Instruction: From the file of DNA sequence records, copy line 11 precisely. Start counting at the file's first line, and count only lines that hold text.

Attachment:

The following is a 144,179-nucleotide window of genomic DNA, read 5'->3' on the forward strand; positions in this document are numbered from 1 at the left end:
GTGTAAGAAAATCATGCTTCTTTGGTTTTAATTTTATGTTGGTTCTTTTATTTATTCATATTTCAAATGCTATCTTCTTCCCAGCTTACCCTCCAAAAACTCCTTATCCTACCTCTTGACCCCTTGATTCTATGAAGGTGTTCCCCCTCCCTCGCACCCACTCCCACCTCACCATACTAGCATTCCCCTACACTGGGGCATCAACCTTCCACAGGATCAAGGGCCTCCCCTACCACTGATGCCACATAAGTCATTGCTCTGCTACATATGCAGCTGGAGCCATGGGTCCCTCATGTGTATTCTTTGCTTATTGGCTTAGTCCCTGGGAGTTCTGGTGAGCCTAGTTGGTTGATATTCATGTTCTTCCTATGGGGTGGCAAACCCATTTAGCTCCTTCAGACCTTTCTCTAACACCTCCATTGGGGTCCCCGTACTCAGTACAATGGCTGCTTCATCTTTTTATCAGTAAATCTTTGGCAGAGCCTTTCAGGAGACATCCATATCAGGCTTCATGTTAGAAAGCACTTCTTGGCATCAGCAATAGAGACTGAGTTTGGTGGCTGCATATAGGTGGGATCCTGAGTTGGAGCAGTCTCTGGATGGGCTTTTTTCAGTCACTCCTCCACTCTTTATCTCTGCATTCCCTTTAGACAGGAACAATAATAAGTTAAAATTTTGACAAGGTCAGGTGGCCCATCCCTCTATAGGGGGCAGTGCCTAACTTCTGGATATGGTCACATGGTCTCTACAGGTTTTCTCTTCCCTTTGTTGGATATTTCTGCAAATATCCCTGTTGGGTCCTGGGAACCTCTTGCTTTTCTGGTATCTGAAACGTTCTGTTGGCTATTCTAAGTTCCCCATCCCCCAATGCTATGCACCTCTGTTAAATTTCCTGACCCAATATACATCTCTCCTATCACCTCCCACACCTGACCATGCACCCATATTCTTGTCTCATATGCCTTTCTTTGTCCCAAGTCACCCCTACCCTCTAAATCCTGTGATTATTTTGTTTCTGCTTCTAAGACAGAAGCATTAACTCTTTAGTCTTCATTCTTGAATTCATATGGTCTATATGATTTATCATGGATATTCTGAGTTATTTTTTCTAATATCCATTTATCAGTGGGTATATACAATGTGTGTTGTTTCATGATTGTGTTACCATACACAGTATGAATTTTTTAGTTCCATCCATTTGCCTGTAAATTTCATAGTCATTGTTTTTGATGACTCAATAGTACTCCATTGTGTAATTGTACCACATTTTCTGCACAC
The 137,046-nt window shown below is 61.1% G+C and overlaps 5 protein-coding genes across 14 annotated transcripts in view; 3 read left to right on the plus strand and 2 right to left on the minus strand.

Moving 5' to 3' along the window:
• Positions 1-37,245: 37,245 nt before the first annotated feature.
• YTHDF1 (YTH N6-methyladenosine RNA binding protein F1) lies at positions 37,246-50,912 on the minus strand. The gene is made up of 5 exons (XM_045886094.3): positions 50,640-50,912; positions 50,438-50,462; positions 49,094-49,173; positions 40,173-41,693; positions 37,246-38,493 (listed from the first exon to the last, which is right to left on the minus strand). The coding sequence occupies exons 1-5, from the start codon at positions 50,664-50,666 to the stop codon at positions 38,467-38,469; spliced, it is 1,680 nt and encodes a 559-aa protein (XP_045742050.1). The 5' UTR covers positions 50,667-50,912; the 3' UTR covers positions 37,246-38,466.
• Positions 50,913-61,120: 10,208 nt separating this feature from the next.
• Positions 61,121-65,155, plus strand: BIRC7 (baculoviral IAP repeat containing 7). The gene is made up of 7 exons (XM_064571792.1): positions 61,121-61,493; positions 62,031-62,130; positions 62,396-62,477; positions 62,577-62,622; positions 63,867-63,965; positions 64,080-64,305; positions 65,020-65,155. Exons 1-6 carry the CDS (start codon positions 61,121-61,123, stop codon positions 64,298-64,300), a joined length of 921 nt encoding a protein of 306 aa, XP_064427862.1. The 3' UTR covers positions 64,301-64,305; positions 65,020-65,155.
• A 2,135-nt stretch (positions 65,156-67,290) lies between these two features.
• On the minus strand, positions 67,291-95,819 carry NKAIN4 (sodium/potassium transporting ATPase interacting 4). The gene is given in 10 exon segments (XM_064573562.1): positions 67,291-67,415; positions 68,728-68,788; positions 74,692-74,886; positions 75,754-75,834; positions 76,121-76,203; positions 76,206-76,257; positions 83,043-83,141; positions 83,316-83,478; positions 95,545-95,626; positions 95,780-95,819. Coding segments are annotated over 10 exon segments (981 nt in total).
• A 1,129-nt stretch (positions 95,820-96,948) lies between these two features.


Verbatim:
• A 1,129-nt stretch (positions 95,820-96,948) lies between these two features.